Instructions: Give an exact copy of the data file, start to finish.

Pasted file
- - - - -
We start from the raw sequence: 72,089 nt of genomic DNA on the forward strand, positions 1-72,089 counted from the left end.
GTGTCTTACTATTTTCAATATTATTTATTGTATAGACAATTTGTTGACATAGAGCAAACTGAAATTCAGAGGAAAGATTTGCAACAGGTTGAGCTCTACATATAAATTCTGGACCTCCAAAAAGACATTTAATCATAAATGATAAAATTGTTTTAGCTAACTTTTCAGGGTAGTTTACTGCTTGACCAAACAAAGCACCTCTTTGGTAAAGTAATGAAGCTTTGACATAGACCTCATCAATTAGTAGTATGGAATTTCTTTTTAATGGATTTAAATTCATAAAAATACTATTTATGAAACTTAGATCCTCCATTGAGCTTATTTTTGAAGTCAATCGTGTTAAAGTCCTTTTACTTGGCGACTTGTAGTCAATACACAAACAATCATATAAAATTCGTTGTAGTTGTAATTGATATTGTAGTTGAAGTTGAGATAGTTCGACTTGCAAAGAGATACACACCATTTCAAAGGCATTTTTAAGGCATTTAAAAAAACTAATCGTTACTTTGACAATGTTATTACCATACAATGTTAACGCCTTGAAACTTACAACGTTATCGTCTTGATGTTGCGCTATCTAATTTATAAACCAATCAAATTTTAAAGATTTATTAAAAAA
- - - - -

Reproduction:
We start from the raw sequence: 72,089 nt of genomic DNA on the forward strand, positions 1-72,089 counted from the left end.
GTGTCTTACTATTTTCAATATTATTTATTGTATAGACAATTTGTTGACATAGAGCAAACTGAAATTCAGAGGAAAGATTTGCAACAGGTTGAGCTCTACATATAAATTCTGGACCTCCAAAAAGACATTTAATCATAAATGATAAAATTGTTTTAGCTAACTTTTCAGGGTAGTTTACTGCTTGACCAAACAAAGCACCTCTTTGGTAAAGTAATGAAGCTTTGACATAGACCTCATCAATTAGTAGTATGGAATTTCTTTTTAATGGATTTAAATTCATAAAAATACTATTTATGAAACTTAGATCCTCCATTGAGCTTATTTTTGAAGTCAATCGTGTTAAAGTCCTTTTACTTGGCGACTTGTAGTCAATACACAAACAATCATATAAAATTCGTTGTAGTTGTAATTGATATTGTAGTTGAAGTTGAGATAGTTCGACTTGCAAAGAGATACACACCATTTCAAAGGCATTTTTAAGGCATTTAAAAAAACTAATCGTTACTTTGACAATGTTATTACCATACAATGTTAACGCCTTGAAACTTACAACGTTATCGTCTTGATGTTGCGCTATCTAATTTATAAACCAATCAAATTTTAAAGATTTATTAAAAAA